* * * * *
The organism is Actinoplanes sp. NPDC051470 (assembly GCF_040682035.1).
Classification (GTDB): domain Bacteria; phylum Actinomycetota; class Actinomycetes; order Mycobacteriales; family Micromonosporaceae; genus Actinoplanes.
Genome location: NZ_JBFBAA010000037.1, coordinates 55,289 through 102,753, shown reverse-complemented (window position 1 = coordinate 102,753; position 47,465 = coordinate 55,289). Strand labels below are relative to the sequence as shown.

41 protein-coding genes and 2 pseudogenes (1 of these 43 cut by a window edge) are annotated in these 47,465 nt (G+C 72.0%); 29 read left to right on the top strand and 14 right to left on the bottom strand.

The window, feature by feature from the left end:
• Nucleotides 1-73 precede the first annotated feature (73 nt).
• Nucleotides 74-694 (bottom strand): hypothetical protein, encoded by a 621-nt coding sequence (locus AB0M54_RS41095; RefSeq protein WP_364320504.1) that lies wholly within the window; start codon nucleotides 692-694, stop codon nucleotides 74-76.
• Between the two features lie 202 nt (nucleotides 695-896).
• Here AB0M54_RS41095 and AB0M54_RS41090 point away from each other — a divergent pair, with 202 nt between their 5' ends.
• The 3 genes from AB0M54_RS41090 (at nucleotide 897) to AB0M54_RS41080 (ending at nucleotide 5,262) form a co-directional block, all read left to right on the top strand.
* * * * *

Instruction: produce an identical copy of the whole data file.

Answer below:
The organism is Actinoplanes sp. NPDC051470 (assembly GCF_040682035.1).
Classification (GTDB): domain Bacteria; phylum Actinomycetota; class Actinomycetes; order Mycobacteriales; family Micromonosporaceae; genus Actinoplanes.
Genome location: NZ_JBFBAA010000037.1, coordinates 55,289 through 102,753, shown reverse-complemented (window position 1 = coordinate 102,753; position 47,465 = coordinate 55,289). Strand labels below are relative to the sequence as shown.

41 protein-coding genes and 2 pseudogenes (1 of these 43 cut by a window edge) are annotated in these 47,465 nt (G+C 72.0%); 29 read left to right on the top strand and 14 right to left on the bottom strand.

The window, feature by feature from the left end:
• Nucleotides 1-73 precede the first annotated feature (73 nt).
• Nucleotides 74-694 (bottom strand): hypothetical protein, encoded by a 621-nt coding sequence (locus AB0M54_RS41095; RefSeq protein WP_364320504.1) that lies wholly within the window; start codon nucleotides 692-694, stop codon nucleotides 74-76.
• Between the two features lie 202 nt (nucleotides 695-896).
• Here AB0M54_RS41095 and AB0M54_RS41090 point away from each other — a divergent pair, with 202 nt between their 5' ends.
• The 3 genes from AB0M54_RS41090 (at nucleotide 897) to AB0M54_RS41080 (ending at nucleotide 5,262) form a co-directional block, all read left to right on the top strand.